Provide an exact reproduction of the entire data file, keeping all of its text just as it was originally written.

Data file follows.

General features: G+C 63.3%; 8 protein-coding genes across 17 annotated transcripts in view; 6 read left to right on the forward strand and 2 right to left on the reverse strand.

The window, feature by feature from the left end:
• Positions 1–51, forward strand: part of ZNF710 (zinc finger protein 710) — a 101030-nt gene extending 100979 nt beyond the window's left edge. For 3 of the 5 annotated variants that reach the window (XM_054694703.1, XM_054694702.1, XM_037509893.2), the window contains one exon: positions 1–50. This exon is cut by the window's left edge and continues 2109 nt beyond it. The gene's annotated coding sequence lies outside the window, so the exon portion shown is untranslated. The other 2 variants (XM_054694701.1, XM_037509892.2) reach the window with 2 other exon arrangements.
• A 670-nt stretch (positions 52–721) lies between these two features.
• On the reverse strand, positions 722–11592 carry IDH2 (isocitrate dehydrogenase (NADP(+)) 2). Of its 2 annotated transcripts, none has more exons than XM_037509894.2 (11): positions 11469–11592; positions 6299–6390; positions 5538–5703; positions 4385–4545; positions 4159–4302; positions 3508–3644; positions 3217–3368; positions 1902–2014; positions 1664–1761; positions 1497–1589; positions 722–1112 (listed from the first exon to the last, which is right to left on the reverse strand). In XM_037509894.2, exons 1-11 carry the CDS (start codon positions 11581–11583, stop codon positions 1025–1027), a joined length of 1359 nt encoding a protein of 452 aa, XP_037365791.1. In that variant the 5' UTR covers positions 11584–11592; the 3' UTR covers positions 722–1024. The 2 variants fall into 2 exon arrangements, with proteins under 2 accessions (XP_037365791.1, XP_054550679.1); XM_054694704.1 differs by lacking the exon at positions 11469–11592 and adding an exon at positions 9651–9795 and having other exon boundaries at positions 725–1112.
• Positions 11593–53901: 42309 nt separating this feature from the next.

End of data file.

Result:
General features: G+C 63.3%; 8 protein-coding genes across 17 annotated transcripts in view; 6 read left to right on the forward strand and 2 right to left on the reverse strand.

The window, feature by feature from the left end:
• Positions 1–51, forward strand: part of ZNF710 (zinc finger protein 710) — a 101030-nt gene extending 100979 nt beyond the window's left edge. For 3 of the 5 annotated variants that reach the window (XM_054694703.1, XM_054694702.1, XM_037509893.2), the window contains one exon: positions 1–50. This exon is cut by the window's left edge and continues 2109 nt beyond it. The gene's annotated coding sequence lies outside the window, so the exon portion shown is untranslated. The other 2 variants (XM_054694701.1, XM_037509892.2) reach the window with 2 other exon arrangements.
• A 670-nt stretch (positions 52–721) lies between these two features.
• On the reverse strand, positions 722–11592 carry IDH2 (isocitrate dehydrogenase (NADP(+)) 2). Of its 2 annotated transcripts, none has more exons than XM_037509894.2 (11): positions 11469–11592; positions 6299–6390; positions 5538–5703; positions 4385–4545; positions 4159–4302; positions 3508–3644; positions 3217–3368; positions 1902–2014; positions 1664–1761; positions 1497–1589; positions 722–1112 (listed from the first exon to the last, which is right to left on the reverse strand). In XM_037509894.2, exons 1-11 carry the CDS (start codon positions 11581–11583, stop codon positions 1025–1027), a joined length of 1359 nt encoding a protein of 452 aa, XP_037365791.1. In that variant the 5' UTR covers positions 11584–11592; the 3' UTR covers positions 722–1024. The 2 variants fall into 2 exon arrangements, with proteins under 2 accessions (XP_037365791.1, XP_054550679.1); XM_054694704.1 differs by lacking the exon at positions 11469–11592 and adding an exon at positions 9651–9795 and having other exon boundaries at positions 725–1112.
• Positions 11593–53901: 42309 nt separating this feature from the next.